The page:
With such a high turnaround of services and reliance on resources, it’s a challenge to make the dry cleaning industry gentler on the environment. But it’s by no means impossible. Will Lankston, Global Director of Jeeves of Belgravia, explains what we have been doing as a business to reduce our dependence on plastic.
It’s been well-documented in recent years that plastic is a great enemy of the natural world. Being such a cost-effective and ubiquitous material, the problem of waste plastic is one that transcends geographies.
Sadly, you’re as likely to find a plastic bag floating in the middle of the Atlantic as you are in the Thames. This makes it an issue that affects us all globally and one we can all play a part in alleviating.
As a business, we at Jeeves of Belgravia understand this task and take it very seriously. Our customers are more concerned than ever about the effects of plastic on the environment. Some of the subjects we’ve discussed with them include the contamination of local waterways, plastic litter on our streets and microplastics entering the foodchain.
We know that they’re working hard on an individual level to reduce their reliance on plastic and ensure they dispose of it correctly. But we don’t believe it is fair for the onus to be completely on their efforts. Additionally, our customers may not have access to suitable recycling facilities. It can be a challenge to know whether and how they can dispose of certain types of plastic.
As a business and indeed an industry, we need to act. It is our duty to reduce plastic consumption and, in turn, the volume that ends up in standard household waste bins.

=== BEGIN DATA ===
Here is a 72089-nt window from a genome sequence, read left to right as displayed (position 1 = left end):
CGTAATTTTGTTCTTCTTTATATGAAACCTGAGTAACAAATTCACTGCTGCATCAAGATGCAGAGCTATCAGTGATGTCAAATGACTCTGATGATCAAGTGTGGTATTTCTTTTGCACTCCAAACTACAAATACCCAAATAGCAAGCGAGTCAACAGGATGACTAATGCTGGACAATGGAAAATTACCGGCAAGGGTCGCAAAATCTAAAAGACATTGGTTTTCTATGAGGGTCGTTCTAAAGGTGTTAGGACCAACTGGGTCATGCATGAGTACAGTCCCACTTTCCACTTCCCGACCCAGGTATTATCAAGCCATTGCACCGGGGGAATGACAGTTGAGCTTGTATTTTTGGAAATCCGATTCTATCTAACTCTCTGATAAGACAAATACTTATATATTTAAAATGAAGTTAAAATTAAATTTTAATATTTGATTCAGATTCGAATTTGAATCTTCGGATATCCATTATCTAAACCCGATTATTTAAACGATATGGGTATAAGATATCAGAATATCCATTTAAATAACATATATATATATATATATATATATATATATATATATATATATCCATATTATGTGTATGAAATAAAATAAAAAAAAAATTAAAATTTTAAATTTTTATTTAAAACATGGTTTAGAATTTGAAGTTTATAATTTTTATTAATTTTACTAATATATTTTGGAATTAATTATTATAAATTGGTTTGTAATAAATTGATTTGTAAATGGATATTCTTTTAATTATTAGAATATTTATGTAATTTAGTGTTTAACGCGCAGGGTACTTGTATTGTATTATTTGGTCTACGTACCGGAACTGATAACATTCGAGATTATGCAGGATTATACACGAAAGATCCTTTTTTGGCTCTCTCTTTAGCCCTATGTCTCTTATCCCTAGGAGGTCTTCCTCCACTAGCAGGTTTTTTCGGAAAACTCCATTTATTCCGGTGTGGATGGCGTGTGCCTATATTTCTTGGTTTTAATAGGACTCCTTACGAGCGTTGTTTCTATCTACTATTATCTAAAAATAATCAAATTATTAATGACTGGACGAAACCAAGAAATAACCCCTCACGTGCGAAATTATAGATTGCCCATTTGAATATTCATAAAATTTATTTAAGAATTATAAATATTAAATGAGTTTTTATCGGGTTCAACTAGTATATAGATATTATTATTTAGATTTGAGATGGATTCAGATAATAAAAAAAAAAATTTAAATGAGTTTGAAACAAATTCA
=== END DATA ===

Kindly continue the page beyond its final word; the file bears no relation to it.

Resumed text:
Our efforts to reduce plastic usage
To lower the likelihood of our businesses’ waste plastic ending up in the eco-system, we’re taking steps to reduce our dependence on it.
The dry cleaning industry typically uses a lot of polythene. It provides a dry, secure covering for customers’ clothes after cleaning and during transport. This is where we started when looking to remove plastics from our processes.
In the last 18 months, we’ve made a lot of progress. Firstly, we removed disposable clothes bags from the business and switched to reusable bags. Instead of discarding after single use, our customers can now keep and re-use them, as they do with eco shoppers.
We’ve also started the process of exchanging plastic wrapping with sustainable paper. These small steps have already significantly reduced the amount of plastic we order and use across our business. And this is only the beginning.
Our upcoming environmental initiatives
From summer 2020, we plan to completely remove all single-use plastic from our dry cleaning and laundry methods. Our teams have been working hard to source sustainable alternative materials and after a lot of research and investigation, we’re on track to achieve this.
Additionally, our wider environmental initiatives are also progressing well. Investing in new technology has already reduced our energy consumption. We’ve also started to transition our van fleet from traditional diesel to electric vans.
Working towards meaningful change
To conclude, it’s our belief that businesses like our own must do all they can to contribute positive change. It’s also my belief that any significant and meaningful change must come from the top and run through the heart and values of a business. Plastic in particular is an issue that should be high on the agenda. Not for individual businesses alone, but for the dry cleaning industry as a whole.
We look forward to providing updates on our efforts to change our relationship with and reduce our reliance upon plastic.